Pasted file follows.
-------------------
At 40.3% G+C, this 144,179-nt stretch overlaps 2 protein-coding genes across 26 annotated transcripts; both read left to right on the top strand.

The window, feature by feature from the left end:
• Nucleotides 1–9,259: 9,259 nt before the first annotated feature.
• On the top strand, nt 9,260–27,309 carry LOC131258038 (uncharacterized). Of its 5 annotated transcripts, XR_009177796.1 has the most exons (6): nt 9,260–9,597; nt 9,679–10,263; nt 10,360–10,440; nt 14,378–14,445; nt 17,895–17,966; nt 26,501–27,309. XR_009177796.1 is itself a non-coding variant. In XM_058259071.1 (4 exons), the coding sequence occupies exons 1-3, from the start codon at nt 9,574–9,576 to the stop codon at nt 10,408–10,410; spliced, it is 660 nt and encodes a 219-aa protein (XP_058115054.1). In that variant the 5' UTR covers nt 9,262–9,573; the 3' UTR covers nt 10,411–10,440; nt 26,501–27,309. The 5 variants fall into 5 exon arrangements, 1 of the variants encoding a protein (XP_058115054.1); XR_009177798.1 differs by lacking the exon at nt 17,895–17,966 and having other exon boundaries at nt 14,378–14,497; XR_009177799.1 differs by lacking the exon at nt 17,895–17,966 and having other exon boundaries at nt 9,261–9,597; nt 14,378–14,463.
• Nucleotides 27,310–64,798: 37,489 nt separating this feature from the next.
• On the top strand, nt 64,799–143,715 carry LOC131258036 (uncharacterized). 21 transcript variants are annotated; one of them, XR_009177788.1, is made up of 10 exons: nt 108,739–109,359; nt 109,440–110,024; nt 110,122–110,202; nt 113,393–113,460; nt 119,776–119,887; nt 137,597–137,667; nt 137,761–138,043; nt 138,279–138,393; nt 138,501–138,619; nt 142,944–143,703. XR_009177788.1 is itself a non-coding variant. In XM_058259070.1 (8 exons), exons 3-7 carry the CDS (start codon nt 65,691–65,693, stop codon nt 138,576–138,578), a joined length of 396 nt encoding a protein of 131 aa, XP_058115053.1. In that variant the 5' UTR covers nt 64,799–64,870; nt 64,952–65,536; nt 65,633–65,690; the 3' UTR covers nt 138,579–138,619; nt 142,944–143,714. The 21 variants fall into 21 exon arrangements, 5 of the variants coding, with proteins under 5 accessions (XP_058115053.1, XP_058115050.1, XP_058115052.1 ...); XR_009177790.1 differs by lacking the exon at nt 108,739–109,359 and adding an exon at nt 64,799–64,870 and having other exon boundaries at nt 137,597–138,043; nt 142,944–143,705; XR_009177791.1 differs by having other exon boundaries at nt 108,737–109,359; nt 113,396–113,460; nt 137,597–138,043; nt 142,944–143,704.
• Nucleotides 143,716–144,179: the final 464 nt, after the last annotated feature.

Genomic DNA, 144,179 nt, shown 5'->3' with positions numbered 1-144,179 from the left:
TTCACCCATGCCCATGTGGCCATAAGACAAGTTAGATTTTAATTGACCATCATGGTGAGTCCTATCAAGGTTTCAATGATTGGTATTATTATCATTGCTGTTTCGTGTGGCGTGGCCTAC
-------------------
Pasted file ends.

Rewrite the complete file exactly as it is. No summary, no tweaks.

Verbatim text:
At 40.3% G+C, this 144,179-nt stretch overlaps 2 protein-coding genes across 26 annotated transcripts; both read left to right on the top strand.

The window, feature by feature from the left end:
• Nucleotides 1–9,259: 9,259 nt before the first annotated feature.
• On the top strand, nt 9,260–27,309 carry LOC131258038 (uncharacterized). Of its 5 annotated transcripts, XR_009177796.1 has the most exons (6): nt 9,260–9,597; nt 9,679–10,263; nt 10,360–10,440; nt 14,378–14,445; nt 17,895–17,966; nt 26,501–27,309. XR_009177796.1 is itself a non-coding variant. In XM_058259071.1 (4 exons), the coding sequence occupies exons 1-3, from the start codon at nt 9,574–9,576 to the stop codon at nt 10,408–10,410; spliced, it is 660 nt and encodes a 219-aa protein (XP_058115054.1). In that variant the 5' UTR covers nt 9,262–9,573; the 3' UTR covers nt 10,411–10,440; nt 26,501–27,309. The 5 variants fall into 5 exon arrangements, 1 of the variants encoding a protein (XP_058115054.1); XR_009177798.1 differs by lacking the exon at nt 17,895–17,966 and having other exon boundaries at nt 14,378–14,497; XR_009177799.1 differs by lacking the exon at nt 17,895–17,966 and having other exon boundaries at nt 9,261–9,597; nt 14,378–14,463.
• Nucleotides 27,310–64,798: 37,489 nt separating this feature from the next.
• On the top strand, nt 64,799–143,715 carry LOC131258036 (uncharacterized). 21 transcript variants are annotated; one of them, XR_009177788.1, is made up of 10 exons: nt 108,739–109,359; nt 109,440–110,024; nt 110,122–110,202; nt 113,393–113,460; nt 119,776–119,887; nt 137,597–137,667; nt 137,761–138,043; nt 138,279–138,393; nt 138,501–138,619; nt 142,944–143,703. XR_009177788.1 is itself a non-coding variant. In XM_058259070.1 (8 exons), exons 3-7 carry the CDS (start codon nt 65,691–65,693, stop codon nt 138,576–138,578), a joined length of 396 nt encoding a protein of 131 aa, XP_058115053.1. In that variant the 5' UTR covers nt 64,799–64,870; nt 64,952–65,536; nt 65,633–65,690; the 3' UTR covers nt 138,579–138,619; nt 142,944–143,714. The 21 variants fall into 21 exon arrangements, 5 of the variants coding, with proteins under 5 accessions (XP_058115053.1, XP_058115050.1, XP_058115052.1 ...); XR_009177790.1 differs by lacking the exon at nt 108,739–109,359 and adding an exon at nt 64,799–64,870 and having other exon boundaries at nt 137,597–138,043; nt 142,944–143,705; XR_009177791.1 differs by having other exon boundaries at nt 108,737–109,359; nt 113,396–113,460; nt 137,597–138,043; nt 142,944–143,704.
• Nucleotides 143,716–144,179: the final 464 nt, after the last annotated feature.

Genomic DNA, 144,179 nt, shown 5'->3' with positions numbered 1-144,179 from the left:
TTCACCCATGCCCATGTGGCCATAAGACAAGTTAGATTTTAATTGACCATCATGGTGAGTCCTATCAAGGTTTCAATGATTGGTATTATTATCATTGCTGTTTCGTGTGGCGTGGCCTAC